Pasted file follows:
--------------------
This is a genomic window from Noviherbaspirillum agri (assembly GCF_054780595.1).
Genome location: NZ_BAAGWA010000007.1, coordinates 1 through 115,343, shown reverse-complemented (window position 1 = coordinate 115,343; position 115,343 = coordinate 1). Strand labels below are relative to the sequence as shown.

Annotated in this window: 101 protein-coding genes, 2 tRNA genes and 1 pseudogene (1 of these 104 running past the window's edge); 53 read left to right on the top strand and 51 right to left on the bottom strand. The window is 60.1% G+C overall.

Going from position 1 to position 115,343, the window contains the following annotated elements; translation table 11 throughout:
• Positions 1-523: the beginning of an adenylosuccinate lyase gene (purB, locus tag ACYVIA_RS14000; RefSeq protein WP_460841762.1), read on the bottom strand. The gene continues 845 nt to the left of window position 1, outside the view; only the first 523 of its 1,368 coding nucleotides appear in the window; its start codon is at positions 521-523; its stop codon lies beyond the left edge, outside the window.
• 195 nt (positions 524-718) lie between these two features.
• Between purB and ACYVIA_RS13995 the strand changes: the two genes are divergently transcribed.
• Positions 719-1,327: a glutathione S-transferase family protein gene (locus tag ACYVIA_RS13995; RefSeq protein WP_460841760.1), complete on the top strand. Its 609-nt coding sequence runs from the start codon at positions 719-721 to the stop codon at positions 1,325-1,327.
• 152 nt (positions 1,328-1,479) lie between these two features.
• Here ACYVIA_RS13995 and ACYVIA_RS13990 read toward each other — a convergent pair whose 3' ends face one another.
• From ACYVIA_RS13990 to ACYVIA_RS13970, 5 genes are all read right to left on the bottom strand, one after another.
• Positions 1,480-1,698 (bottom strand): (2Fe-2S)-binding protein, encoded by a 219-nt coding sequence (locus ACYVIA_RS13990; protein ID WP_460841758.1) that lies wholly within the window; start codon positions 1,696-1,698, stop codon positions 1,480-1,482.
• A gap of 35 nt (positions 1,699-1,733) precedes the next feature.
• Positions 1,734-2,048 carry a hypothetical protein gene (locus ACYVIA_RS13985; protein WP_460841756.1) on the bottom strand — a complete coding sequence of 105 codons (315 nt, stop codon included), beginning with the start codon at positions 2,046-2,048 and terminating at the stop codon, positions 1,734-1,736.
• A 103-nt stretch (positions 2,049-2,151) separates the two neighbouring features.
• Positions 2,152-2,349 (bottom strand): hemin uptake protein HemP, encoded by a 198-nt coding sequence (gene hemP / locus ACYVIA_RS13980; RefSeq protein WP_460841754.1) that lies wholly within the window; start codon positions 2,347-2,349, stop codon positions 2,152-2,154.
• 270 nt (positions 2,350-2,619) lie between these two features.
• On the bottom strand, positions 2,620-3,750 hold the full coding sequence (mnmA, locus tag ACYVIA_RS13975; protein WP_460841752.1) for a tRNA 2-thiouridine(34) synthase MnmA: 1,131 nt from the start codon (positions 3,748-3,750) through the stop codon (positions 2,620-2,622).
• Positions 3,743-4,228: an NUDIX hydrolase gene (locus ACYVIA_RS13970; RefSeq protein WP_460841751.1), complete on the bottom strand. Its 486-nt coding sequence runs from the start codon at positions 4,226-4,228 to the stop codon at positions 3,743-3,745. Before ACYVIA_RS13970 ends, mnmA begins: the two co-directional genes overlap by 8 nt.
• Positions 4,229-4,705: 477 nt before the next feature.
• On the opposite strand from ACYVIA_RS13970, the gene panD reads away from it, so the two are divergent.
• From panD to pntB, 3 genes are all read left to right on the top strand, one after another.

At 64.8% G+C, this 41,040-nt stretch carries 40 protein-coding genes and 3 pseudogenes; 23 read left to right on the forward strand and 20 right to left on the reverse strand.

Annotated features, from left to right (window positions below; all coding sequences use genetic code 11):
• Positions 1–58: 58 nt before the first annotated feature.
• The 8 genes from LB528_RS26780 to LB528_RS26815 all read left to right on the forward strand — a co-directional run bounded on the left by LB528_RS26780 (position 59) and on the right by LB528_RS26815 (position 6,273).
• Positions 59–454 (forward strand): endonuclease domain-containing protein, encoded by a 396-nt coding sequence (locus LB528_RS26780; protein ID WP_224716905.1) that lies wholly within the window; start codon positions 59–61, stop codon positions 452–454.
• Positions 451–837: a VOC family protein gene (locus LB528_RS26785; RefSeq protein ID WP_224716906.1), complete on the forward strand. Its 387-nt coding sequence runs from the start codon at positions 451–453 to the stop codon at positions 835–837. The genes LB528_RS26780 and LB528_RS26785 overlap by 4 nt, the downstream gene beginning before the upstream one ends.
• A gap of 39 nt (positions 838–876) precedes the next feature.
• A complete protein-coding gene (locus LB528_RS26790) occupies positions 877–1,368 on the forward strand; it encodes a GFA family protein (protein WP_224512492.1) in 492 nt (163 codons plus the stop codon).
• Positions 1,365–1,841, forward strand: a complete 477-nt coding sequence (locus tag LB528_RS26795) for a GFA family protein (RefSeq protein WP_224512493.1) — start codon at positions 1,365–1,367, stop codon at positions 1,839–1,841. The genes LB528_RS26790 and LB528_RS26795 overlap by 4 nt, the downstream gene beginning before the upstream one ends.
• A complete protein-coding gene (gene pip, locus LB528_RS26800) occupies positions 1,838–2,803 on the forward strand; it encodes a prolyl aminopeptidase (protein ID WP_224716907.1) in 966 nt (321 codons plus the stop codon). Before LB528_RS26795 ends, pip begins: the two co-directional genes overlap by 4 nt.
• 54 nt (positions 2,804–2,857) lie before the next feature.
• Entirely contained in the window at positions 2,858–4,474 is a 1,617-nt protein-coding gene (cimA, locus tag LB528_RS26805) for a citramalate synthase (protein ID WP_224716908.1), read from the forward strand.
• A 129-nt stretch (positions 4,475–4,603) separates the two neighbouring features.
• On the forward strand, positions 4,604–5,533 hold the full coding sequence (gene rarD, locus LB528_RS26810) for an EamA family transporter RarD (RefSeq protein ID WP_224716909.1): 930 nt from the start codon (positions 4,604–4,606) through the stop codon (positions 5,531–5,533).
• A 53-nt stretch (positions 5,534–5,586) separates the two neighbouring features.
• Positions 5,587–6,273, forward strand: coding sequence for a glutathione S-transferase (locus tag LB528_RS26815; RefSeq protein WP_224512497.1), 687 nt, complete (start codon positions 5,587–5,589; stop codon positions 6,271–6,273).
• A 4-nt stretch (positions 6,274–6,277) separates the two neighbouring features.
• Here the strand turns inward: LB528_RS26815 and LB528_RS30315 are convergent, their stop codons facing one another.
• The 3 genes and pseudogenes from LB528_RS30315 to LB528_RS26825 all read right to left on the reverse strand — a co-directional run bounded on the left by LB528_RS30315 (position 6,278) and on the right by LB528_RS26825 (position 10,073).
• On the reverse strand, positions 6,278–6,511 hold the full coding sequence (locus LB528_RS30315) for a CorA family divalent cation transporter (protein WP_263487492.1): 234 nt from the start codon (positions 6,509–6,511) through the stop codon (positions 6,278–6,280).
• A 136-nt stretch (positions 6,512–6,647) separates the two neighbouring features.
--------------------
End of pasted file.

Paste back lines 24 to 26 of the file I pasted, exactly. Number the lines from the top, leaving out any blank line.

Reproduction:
Annotated features, from left to right (window positions below; all coding sequences use genetic code 11):
• Positions 1–58: 58 nt before the first annotated feature.
• The 8 genes from LB528_RS26780 to LB528_RS26815 all read left to right on the forward strand — a co-directional run bounded on the left by LB528_RS26780 (position 59) and on the right by LB528_RS26815 (position 6,273).